My copy of Organic Gardening magazine years ago suggested that the best way to get the outer shells off walnuts was to “spread them out over your driveway and drive your Volvo over them repeatedly.” The idea that subscribers all drove Volvos was just axiomatic. In the same vein, investors inclined to be “do-it-yourselfers,” or DIYs, find themselves beating a path to organizations like Vanguard, TIAA CREF, USAA — the shockingly small number of mutual fund companies whose business models are effectively nonprofit.
It may surprise most people to learn that the directors of a mutual fund are not required to keep the fund with the fund family it may have been part of since its inception. On paper, at least, the fund’s directors could yank the fund from, say, Fidelity, and take it to another fund family, which might do the record keeping, administration and marketing for what would be a better deal at a cheaper cost to the investors. In theory, they are obligated to do this, but it never happens. The industry rolls on from year to year enjoying its status as what Forbes once described as “The World’s Most Profitable Business.” Why? Because customers never get a bill or have to write a check. Expenses are just automatically deducted from investors’ accounts 365 days a year.
Volvo drivers crushing their own walnuts typify those who are too resourceful to be victimized. They have joined organizations around the country like the American Association of Individual Investors (AAII) and, more recently, Bogleheads.org. The latter refers to John Bogle, the founder of the Vanguard family of funds — a mutual fund company that operates like a giant cooperative offering extremely low-cost investment services. Thanks to the growing realization that keeping fees low leads to substantial and predictably better returns over time, the company is now the largest fund organization in the world — all of which they accomplished with comparatively little advertising.
AAII has been around for years, with an extremely valuable monthly publication and regional chapters holding meetings, which people can attend. Bogleheads.org is newer and offers a similar platform for sharing investment knowledge and information. The difference is that AAII reflects more of a suit-and-tie culture while Bogleheads.org smacks of a sport coat over jeans and a black T-shirt. Largely forum-based with online information, Bogleheads.org tends more toward a virtual model for distributing ideas. There is no monthly hard-copy publication.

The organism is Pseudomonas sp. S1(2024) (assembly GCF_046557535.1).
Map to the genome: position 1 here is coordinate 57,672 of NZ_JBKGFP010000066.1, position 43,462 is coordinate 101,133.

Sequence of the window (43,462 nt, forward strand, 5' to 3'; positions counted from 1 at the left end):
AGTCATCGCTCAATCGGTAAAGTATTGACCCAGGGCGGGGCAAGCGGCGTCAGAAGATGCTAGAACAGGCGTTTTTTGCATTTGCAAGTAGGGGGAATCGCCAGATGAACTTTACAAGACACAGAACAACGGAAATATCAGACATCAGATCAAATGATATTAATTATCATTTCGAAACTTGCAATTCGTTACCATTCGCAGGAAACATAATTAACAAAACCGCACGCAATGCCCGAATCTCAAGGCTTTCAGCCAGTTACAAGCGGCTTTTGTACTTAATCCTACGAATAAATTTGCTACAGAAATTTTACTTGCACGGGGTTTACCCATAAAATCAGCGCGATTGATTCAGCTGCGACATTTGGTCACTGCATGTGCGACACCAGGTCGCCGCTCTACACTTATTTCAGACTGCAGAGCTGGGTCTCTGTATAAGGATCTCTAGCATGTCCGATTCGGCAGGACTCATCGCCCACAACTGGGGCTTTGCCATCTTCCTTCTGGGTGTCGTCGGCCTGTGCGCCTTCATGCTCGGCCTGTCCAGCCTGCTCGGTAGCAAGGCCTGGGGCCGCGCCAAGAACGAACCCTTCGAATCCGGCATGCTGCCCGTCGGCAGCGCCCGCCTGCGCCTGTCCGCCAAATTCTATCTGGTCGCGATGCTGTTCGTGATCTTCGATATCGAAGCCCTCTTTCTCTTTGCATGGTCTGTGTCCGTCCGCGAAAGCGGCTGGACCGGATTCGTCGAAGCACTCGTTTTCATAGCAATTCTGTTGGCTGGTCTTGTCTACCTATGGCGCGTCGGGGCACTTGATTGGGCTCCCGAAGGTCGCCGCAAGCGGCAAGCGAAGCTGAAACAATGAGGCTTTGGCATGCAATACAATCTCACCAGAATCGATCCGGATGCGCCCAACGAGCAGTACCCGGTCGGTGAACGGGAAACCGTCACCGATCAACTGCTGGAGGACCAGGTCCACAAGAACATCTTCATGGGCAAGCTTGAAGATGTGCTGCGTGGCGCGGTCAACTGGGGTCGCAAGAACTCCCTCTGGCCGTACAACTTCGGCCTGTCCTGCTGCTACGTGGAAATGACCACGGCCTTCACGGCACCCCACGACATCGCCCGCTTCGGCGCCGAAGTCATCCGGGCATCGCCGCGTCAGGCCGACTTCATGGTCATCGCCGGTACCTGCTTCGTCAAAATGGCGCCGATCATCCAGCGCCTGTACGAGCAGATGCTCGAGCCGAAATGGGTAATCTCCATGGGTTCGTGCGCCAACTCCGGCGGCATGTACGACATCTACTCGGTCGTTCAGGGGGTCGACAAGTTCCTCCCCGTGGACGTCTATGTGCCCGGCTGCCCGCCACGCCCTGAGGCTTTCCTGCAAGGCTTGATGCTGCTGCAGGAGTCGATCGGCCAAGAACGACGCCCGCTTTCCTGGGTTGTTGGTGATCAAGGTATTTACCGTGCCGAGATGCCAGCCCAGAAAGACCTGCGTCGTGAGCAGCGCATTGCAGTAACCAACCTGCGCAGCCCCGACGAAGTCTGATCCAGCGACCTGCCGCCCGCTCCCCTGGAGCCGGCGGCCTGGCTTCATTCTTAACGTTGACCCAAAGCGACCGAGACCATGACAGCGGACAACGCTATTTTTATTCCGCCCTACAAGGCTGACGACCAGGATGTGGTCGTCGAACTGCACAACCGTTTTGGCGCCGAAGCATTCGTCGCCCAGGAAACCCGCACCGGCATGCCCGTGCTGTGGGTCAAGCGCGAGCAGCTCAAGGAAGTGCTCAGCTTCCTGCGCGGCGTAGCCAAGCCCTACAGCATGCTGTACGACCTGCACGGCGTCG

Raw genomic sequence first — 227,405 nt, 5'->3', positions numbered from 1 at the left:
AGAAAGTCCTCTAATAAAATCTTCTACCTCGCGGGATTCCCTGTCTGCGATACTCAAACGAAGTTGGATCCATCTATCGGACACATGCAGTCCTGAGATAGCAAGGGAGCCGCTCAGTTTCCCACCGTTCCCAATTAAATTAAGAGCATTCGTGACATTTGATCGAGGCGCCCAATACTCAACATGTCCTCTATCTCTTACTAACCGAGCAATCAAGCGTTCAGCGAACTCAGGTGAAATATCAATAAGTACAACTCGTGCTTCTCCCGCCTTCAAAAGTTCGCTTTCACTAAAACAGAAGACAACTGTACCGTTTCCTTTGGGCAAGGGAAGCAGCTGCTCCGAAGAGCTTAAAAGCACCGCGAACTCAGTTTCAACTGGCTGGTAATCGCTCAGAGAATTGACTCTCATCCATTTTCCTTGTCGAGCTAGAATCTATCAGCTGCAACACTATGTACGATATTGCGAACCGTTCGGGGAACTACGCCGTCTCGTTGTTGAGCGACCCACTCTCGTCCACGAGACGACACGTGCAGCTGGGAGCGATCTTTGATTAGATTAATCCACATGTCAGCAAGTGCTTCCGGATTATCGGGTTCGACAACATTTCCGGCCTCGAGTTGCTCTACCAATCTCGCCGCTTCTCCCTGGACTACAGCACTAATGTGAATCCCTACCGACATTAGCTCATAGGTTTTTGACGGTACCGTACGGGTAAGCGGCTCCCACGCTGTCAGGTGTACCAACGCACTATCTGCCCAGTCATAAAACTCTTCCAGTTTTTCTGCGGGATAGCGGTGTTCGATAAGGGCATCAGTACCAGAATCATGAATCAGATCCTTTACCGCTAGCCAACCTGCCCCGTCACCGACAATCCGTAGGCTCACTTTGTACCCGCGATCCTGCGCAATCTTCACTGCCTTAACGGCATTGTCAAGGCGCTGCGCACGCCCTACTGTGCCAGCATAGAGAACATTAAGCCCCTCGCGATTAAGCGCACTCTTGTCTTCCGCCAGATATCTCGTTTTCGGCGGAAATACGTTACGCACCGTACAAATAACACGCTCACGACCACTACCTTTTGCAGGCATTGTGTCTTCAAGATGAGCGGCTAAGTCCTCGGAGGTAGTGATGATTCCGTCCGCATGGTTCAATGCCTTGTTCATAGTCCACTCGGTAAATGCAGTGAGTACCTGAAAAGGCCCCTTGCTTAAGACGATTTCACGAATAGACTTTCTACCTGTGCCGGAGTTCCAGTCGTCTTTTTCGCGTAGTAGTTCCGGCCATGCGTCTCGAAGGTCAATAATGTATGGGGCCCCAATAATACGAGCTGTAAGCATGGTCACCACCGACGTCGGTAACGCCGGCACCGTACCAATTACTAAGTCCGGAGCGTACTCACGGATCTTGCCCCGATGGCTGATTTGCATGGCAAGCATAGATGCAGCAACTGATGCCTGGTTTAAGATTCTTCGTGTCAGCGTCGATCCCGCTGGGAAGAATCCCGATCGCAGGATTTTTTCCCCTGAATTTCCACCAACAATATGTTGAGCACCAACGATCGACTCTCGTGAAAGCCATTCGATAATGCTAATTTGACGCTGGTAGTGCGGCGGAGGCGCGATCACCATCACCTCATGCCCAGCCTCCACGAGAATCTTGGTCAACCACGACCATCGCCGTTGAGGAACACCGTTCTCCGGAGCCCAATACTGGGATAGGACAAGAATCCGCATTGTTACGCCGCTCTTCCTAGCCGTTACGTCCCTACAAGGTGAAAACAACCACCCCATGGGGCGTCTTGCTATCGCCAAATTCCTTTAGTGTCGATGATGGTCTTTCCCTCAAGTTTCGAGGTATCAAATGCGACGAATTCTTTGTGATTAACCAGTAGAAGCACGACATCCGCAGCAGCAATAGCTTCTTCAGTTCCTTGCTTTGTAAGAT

There are some grass-roots chapters of Bogleheads that are loosely knit groups of investors who actually like to get together and share what they know. Day-to-day communication between chapter members is conducted online, and meetings are scheduled randomly for some and at regular times for others. A search for Bogleheads local chapters will take you to instructions with everything you need to know. You can find out where to attend a chapter near you, or you can start your own chapter with just five members. There are national conferences at which John Bogle himself has appeared 11 times so far.
When employees were asked how they decided on their 401(k) investment choices, the most common answer 80 percent of the time was, “I asked my friends.” There’s something to be said for the wisdom of crowds and personal interaction as an enjoyable and compelling way to prompt critical thinking and to exchange information. So, hop in your Subaru (today’s automobile brand whose owners, according to a survey, sport the highest IQs) and go check out the nearest Bogleheads chapter. For starters, one San Jose group can be reached at email@example.com.
Bottom line: The combination of inexpensive funds and self-help investment advice can pay big dividends compared to the costs of similar services from the mainstream financial community.